Preheat the oven to 375 degrees. Line a baking sheet with parchment paper. Melt the butter in a small pan. Transfer to the bowl of a stand mixer and let cool until butter is 80 degrees or less.In a small bowl, whisk together the flour, baking soda and salt until thoroughly combined. Set aside. When the butter is cooled, add the sugars, vanilla, egg & yolk and mix at medium speed for 2 minutes.Add the flour mixture and mix on low until it JUST starts to combine, then add the chocolate chips, mix only for a few seconds. Cover with plastic wrap and place in the refrigerator for 30-60 minutes.Use a cookie scoop to transfer dough to prepared baking sheets.Bake for 9-10 minutes, or until bottoms begin to brown, rotating pans for even heating.Remove from oven and pull parchment paper onto a cooling rack.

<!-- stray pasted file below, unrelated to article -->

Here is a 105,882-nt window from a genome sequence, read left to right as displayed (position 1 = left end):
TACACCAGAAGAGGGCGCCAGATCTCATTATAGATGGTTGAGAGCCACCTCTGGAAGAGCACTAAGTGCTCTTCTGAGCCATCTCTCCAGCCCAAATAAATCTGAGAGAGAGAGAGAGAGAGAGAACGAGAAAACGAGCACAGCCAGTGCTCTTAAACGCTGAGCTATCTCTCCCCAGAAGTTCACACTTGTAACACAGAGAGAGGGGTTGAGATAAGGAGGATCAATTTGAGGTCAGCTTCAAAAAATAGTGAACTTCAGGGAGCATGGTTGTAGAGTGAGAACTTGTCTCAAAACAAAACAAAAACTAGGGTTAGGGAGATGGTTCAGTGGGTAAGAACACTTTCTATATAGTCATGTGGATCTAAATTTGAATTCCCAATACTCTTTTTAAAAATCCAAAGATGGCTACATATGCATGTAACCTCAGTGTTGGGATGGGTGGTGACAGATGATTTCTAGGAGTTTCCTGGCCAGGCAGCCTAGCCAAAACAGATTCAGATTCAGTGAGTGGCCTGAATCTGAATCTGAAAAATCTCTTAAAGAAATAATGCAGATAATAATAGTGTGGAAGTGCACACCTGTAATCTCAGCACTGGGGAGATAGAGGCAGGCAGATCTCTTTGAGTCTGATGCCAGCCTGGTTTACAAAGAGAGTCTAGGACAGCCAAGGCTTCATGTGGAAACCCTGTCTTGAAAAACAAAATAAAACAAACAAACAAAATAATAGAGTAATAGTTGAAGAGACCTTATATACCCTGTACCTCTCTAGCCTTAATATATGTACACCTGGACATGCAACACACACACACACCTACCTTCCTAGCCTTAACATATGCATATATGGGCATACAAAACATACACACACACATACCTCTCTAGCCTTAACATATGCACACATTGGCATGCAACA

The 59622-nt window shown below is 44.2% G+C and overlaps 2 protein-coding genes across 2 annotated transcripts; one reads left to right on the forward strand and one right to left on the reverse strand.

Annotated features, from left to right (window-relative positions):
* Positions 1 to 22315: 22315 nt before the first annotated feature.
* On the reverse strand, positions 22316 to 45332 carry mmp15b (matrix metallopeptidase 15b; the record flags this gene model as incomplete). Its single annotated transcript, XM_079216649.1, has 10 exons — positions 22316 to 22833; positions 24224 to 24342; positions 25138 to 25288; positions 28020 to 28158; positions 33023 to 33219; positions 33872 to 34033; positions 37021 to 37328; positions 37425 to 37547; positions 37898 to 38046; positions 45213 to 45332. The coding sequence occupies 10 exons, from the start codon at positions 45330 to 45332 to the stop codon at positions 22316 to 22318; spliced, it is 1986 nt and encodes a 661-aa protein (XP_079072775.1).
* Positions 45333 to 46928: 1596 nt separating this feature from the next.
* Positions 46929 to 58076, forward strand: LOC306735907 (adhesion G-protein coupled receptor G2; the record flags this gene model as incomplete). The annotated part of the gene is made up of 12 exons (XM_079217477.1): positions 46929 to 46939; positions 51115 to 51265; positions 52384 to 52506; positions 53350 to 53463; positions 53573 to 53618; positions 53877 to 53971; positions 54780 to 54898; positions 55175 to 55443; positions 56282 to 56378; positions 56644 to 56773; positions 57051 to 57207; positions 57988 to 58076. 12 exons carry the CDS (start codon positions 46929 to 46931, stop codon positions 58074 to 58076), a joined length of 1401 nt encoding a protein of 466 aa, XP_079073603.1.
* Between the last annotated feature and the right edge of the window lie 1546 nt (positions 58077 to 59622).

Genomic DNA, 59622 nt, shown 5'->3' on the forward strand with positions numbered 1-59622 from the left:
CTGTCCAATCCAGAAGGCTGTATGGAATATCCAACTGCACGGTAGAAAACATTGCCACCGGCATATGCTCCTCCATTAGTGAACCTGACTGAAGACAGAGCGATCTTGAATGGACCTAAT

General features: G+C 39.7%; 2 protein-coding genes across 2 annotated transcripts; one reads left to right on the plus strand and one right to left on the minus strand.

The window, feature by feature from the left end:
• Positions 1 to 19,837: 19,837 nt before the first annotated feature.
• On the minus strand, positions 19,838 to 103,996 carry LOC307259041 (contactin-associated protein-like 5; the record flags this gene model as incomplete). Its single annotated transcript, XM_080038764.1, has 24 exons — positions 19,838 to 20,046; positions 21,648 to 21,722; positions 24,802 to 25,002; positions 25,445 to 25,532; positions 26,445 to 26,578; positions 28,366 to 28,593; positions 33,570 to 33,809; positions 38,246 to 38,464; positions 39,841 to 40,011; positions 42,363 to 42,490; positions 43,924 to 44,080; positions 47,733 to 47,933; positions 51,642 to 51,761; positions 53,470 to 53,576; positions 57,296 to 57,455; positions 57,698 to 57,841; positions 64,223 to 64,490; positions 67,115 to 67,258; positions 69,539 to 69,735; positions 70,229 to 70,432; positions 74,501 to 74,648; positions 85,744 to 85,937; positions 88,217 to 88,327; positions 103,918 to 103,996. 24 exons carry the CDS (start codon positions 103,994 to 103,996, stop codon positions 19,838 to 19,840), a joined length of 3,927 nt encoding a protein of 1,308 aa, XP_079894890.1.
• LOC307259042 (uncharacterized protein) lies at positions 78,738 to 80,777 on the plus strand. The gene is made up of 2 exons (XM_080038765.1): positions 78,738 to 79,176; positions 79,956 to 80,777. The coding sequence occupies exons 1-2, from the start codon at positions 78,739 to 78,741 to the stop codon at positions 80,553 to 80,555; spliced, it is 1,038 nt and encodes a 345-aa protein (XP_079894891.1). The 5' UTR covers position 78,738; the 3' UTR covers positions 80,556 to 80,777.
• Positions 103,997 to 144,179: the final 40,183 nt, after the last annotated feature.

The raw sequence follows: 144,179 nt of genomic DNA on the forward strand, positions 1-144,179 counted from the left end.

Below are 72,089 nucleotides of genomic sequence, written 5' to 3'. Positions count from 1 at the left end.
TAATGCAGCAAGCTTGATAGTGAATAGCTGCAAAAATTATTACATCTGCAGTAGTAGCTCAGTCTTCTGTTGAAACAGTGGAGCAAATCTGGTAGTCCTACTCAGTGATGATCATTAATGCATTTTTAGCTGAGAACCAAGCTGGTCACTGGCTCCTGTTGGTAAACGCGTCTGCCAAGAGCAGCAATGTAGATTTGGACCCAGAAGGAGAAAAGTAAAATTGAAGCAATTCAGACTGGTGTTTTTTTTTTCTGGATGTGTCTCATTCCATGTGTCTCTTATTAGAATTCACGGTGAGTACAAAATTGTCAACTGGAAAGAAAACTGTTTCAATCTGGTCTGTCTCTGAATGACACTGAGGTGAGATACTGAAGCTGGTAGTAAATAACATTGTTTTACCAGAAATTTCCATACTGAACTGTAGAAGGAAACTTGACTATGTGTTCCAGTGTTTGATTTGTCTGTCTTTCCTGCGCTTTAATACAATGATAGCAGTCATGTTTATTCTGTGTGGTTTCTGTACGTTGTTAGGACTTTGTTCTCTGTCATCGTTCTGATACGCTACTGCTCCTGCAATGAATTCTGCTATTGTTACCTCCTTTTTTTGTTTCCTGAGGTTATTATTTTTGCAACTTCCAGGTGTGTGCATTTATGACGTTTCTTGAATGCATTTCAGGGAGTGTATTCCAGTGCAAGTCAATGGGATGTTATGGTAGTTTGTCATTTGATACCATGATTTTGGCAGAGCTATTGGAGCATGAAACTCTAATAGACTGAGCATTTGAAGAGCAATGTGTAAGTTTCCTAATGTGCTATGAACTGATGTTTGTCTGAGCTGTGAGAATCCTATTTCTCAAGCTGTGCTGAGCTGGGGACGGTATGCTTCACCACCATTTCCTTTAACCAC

Getting There

I love grains. I love whole grains. I love to convert standard white flour recipes to 100% whole grain, while maintaining all the goodness that imbued the original product. Going from 0-100% works sometimes, for some things, but whole wheats are tricky. Yeasted, flakey, or laminated doughs can be problematic with whole grain flours. How I tire from excitedly finding recipes called Whole Wheat This, only to discover the amount of actual whole wheat is 25% or less of the total flour used. That is not a whole wheat cookie or scone or croissant! Whole grain flours typically result in a heavier baked good. The germ & bran resident in the flour are tough, make the flour heavier, and can act like tiny needles, popping those bubbles of gas in the bread dough. Increased liquid in, and more time for, a whole grain recipe can work wonders. Changes in technique can be a boost too. Gently folding a high-hydration dough rather than conventionally kneading, using a smaller amount of yeast so the dough takes longer to rise, gives the germ/bran extra time to soften can both result in a lighter loaf.